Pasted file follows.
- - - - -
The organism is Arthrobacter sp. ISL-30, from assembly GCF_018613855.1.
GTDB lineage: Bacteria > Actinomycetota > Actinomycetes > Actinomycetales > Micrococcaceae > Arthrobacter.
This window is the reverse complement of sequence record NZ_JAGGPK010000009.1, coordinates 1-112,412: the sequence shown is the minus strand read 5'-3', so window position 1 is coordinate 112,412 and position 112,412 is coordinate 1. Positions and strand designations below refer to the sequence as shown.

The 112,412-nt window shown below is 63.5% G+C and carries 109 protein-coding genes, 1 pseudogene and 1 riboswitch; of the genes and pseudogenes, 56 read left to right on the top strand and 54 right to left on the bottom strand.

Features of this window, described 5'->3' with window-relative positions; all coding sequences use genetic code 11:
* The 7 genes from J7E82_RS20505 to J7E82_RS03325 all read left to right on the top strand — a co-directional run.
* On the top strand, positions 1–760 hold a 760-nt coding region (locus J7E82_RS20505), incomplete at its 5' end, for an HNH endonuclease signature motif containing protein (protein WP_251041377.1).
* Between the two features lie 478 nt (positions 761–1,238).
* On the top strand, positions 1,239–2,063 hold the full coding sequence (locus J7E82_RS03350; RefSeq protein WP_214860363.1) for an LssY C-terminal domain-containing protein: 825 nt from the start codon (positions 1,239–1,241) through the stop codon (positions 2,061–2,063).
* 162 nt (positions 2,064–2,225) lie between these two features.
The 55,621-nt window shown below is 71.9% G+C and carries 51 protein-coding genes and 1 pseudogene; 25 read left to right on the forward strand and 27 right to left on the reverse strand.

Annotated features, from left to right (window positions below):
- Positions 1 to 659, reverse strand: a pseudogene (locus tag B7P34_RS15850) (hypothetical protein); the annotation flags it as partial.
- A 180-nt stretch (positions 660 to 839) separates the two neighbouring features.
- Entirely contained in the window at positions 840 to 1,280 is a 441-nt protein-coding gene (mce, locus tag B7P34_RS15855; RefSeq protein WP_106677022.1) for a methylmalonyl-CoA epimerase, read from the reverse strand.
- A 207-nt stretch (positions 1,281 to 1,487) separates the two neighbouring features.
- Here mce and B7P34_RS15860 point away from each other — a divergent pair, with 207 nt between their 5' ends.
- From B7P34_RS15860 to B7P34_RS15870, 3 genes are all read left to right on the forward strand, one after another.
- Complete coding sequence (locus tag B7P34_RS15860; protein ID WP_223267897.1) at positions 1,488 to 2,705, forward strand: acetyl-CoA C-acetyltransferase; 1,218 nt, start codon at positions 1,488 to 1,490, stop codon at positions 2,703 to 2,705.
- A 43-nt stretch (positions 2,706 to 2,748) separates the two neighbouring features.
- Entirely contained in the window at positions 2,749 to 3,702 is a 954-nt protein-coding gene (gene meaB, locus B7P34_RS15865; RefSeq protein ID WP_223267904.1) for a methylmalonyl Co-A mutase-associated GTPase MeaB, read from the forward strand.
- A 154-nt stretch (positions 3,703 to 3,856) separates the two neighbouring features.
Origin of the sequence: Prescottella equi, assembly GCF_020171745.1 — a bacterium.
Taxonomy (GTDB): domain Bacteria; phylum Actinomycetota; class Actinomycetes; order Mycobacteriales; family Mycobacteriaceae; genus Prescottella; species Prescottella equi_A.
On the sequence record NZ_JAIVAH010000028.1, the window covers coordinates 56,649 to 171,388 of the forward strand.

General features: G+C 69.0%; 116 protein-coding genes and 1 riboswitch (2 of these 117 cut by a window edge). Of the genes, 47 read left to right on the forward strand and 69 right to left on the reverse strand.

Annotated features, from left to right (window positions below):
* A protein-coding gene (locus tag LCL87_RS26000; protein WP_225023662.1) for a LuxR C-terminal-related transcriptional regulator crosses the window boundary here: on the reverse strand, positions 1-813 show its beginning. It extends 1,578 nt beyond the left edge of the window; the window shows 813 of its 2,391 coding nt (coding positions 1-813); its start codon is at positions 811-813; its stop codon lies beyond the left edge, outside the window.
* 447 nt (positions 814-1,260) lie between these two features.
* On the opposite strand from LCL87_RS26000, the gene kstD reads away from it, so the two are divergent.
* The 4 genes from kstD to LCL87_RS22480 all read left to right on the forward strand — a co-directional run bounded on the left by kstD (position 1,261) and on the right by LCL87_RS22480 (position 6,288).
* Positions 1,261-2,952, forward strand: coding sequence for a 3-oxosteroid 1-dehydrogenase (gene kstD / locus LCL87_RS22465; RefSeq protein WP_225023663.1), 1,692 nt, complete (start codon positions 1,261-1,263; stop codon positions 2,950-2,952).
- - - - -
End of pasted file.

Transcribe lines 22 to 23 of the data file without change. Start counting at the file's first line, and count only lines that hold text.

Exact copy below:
- A 154-nt stretch (positions 3,703 to 3,856) separates the two neighbouring features.
Origin of the sequence: Prescottella equi, assembly GCF_020171745.1 — a bacterium.